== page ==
32. Processes: Alumni Feedback – Most Important Training Experiences (7 respondents) This graph represents those areas that the respondents felt were the most important in terms of their training experience Data collection and analysis were selected by all 7 participants as an important training area 5 of the 7 participants stated that project management and research were also important areas of training Internships, grant writing, teaching and professional development were only deemed important by 1 participantsThis graph represents those areas that the respondents felt were the most important in terms of their training experience Data collection and analysis were selected by all 7 participants as an important training area 5 of the 7 participants stated that project management and research were also important areas of training Internships, grant writing, teaching and professional development were only deemed important by 1 participants

33. Processes: Alumni Feedback – Weakest areas of training (7 respondents) This graph depicts the areas determined to be the weakest in terms of training. 3 of 7 participants felt that their training in grant writing was weakThis graph depicts the areas determined to be the weakest in terms of training. 3 of 7 participants felt that their training in grant writing was weak

34. Competitors Academic BA programs, IO Programs, Business Management, Education, Rehabilitation Business Human service providers and consultation firms in Nevada & Northern California The BA program’s current competition can be divided into two categories: academic and business. Academic competition includes other BA, IO, business management, education and rehabilitation programs Business competition includes human service providers and consultation firms in Nevada and CaliforniaThe BA program’s current competition can be divided into two categories: academic and business. Academic competition includes other BA, IO, business management, education and rehabilitation programs Business competition includes human service providers and consultation firms in Nevada and California

35. The Receiving End of the System Distribution of a survey among established placement sites (in progress) We are currently conducting a survey of placement sites for students who have graduated from the BA program at UNR The goal is to use the feedback for potential curriculum enhancement  The survey will gather the following information:             1. Employer’s feedback regarding with skill acquisition a. What they have looked for? b. Have we provided the product (alumni who are effective in providing what they have looked for)?             2. Employers’ updated information regarding available internship opportunities that includes specific criterion, funding, etc.              3. Employers’ updated information regarding employment opportunities . We are currently conducting a survey of placement sites for students who have graduated from the BA program at UNR The goal is to use the feedback for potential curriculum enhancement  The survey will gather the following information:             1. Employer’s feedback regarding with skill acquisition a. What they have looked for? b. Have we provided the product (alumni who are effective in providing what they have looked for)?             2. Employers’ updated information regarding available internship opportunities that includes specific criterion, funding, etc.              3. Employers’ updated information regarding employment opportunities .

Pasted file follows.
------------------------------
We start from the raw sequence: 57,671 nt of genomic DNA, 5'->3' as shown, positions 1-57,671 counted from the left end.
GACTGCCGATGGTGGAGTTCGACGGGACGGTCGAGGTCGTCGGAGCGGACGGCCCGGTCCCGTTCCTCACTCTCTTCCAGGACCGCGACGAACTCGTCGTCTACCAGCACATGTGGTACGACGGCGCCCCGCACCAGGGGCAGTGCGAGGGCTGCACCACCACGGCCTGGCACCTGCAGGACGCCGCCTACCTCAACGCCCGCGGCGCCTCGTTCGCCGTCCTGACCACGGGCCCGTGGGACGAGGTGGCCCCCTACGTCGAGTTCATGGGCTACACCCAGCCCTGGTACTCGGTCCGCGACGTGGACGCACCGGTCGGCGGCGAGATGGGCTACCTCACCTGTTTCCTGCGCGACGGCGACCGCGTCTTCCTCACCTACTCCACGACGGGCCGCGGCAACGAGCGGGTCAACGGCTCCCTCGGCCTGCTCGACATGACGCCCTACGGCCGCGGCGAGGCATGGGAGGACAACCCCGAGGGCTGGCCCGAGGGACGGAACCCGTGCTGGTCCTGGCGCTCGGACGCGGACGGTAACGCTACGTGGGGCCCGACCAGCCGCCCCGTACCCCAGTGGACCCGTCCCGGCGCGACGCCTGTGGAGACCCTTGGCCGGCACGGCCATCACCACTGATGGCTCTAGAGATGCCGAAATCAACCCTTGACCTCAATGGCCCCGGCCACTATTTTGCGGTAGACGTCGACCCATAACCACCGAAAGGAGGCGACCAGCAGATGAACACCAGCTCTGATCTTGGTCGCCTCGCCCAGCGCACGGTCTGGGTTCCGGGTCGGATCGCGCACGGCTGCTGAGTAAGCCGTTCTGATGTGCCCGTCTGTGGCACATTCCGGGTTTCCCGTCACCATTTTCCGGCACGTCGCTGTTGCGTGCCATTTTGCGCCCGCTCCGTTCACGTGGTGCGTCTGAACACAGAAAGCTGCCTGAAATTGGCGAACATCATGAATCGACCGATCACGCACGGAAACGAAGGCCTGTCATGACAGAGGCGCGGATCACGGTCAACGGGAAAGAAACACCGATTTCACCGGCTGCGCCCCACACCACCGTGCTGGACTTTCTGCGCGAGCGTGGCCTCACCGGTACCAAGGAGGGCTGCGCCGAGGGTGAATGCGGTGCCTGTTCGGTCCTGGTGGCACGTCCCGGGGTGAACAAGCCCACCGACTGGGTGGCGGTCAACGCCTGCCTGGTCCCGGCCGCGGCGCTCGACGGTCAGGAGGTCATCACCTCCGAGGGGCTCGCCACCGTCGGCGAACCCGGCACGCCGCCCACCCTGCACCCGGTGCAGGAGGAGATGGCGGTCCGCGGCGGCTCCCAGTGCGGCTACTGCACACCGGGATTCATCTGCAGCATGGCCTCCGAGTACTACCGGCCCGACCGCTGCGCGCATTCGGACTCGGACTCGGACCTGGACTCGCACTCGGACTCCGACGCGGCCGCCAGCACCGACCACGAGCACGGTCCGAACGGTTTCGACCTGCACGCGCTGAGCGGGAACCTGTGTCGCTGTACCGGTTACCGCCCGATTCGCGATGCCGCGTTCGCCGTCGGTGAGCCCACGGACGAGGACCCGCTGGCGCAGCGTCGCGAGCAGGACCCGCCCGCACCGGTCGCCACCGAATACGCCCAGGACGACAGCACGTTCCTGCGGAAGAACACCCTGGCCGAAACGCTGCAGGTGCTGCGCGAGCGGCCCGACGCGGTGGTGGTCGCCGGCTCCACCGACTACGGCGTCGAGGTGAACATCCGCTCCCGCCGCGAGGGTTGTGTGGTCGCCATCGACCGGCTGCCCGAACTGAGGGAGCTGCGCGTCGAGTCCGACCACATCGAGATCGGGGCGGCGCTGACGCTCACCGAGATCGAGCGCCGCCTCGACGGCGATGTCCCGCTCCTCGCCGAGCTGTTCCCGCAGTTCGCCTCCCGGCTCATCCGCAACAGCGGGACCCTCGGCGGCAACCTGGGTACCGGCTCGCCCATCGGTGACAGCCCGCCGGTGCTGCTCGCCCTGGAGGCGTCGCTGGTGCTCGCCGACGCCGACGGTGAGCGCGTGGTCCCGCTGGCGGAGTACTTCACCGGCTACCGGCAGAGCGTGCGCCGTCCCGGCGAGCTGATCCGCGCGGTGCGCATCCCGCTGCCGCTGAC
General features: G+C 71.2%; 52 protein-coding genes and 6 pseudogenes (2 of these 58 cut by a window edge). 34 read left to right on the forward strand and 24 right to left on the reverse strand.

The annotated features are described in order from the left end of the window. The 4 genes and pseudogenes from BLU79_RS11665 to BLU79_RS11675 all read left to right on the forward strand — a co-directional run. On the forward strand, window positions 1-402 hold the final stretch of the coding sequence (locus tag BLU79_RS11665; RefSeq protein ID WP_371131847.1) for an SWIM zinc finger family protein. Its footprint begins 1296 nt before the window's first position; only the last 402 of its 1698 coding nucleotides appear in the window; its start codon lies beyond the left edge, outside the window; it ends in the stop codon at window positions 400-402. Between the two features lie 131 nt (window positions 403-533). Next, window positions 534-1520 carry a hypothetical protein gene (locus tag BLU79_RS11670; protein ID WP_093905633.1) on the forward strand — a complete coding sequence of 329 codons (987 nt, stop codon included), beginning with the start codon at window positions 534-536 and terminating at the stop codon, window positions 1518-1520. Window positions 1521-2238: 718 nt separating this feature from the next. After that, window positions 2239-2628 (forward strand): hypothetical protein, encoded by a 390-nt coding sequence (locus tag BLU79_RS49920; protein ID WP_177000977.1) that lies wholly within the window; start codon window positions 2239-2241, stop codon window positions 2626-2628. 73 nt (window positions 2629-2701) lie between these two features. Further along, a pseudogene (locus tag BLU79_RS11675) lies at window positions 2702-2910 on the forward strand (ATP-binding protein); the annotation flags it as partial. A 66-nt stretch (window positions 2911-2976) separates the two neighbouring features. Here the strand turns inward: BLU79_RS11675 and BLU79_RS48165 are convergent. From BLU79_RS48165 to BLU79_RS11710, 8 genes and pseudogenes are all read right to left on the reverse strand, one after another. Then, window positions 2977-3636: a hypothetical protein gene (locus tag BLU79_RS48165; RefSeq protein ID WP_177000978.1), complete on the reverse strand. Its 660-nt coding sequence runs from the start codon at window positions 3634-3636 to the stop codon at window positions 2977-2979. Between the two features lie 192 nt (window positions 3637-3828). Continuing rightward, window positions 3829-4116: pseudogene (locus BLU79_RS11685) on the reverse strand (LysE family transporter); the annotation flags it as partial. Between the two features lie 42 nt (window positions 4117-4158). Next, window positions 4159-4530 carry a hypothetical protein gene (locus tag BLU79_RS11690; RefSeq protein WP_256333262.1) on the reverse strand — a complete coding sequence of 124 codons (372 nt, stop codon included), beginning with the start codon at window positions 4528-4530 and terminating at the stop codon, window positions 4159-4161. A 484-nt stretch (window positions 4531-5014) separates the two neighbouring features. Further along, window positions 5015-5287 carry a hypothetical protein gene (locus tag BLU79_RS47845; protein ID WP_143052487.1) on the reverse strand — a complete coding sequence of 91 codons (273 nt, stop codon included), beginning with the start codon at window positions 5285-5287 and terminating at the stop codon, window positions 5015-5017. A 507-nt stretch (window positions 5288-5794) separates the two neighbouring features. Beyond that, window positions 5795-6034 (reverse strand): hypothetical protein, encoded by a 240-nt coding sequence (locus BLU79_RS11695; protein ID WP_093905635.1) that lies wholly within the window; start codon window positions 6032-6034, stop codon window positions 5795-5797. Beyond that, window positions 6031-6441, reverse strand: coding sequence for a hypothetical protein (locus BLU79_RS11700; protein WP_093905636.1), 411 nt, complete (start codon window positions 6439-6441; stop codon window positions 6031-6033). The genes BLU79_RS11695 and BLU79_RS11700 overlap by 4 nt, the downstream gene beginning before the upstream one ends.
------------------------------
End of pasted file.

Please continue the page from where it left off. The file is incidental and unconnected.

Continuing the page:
36. Discussion The process has been long but successful Further development of the project Fine tuning of TPS measures to bring the current system at UNR closer to the ideal model Software installment for TPS Graduate programs can benefit from the implementation of the behavioral system analysis technology including the TPS model Although the process of evaluating our program from a systems perspective has been tedious, it has been successful We are currently fine tuning TPS measures to bring the UNR model more in line with Abernathy’s system This is being accomplished through a software system which will manage the database and generate TPS reports We believe that graduate programs can benefit from the implementation of a behavioral systems analysis, such as TPS.Although the process of evaluating our program from a systems perspective has been tedious, it has been successful We are currently fine tuning TPS measures to bring the UNR model more in line with Abernathy’s system This is being accomplished through a software system which will manage the database and generate TPS reports We believe that graduate programs can benefit from the implementation of a behavioral systems analysis, such as TPS.